International shoe-throwing coverage was on overdrive today, with stories out of both India and Iraq.
In New Delhi today, a Sikh journalist named Jarnail Singh threw his sneaker at India's Home Minister in order to protest the acquittal of a lawmaker who allegedly incited violence against Sikhs following the assassination of Indira Gandhi in 1984. Singh's family had been victimized in the violence, which claimed over 3,000 Sikhs.
Unlike the treatment of Muntadhar al-Zaidi who threw his shoes at President George Bush at a press conference in Baghdad, Singh was released by the police without charge today. Al-Zaidi, also a journalist, was arrested, allegedly beaten by guards, and last month sentenced to three years in jail.
Today, however, al-Zaidi's sentence was reduced from three years to one year. The reduction in al-Zaidi's sentence came after extensive public criticism aimed at the Iraqi judicial system. The journalist has been considered a folk hero in Iraq for standing up to President Bush, and for doing what many Iraqis dreamed of doing.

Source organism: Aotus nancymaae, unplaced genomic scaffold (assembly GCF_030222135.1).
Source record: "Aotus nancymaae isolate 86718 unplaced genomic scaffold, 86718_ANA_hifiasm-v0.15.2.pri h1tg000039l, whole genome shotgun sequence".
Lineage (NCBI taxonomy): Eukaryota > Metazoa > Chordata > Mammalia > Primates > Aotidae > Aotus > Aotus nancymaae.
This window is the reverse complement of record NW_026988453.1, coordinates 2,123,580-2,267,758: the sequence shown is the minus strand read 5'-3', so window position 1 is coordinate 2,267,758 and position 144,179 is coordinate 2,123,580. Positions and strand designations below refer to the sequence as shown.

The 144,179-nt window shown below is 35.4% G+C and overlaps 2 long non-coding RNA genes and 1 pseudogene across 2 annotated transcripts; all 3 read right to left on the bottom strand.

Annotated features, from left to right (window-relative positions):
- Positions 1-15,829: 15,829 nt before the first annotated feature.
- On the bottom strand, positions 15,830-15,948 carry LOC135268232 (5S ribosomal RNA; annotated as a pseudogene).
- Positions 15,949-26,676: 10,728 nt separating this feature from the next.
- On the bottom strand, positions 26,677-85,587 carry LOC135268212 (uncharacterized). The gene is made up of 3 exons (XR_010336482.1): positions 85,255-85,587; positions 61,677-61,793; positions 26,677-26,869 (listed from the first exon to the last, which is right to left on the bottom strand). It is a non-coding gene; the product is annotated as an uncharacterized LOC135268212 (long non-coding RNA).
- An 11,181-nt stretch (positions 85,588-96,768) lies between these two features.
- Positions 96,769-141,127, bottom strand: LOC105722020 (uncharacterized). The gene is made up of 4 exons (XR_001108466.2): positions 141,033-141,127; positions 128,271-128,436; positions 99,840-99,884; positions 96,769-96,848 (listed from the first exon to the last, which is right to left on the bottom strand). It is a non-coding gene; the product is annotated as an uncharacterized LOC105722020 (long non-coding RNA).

Shoes are considered unclean in much of the world, with etiquette throughout most of Asia requiring that shoes be removed before entering a home. So throwing a shoe at someone, or hitting someone or something with the sole of one's shoe (as Iraqi protesters did to the statue of Saddam Hussein after the American occupation of Iraq began), demonstrates a great insult, especially in Muslim countries.
While Westerners typically don't share this concern with shoes, the trend of shoe throwing as a form of political protest has spread into Western countries anyway. In February, a British student threw a shoe at Chinese Premier Wen Jiabao when the lawmaker was visiting London.
And finally, a fourteen year old girl is facing a felony charge of battery on an officer after throwing her shoe (and a bag of pretzels) at a police officer in Florida last week.
It seems that the shoe's symbolic power as a defiling agent transcends national and cultural borders.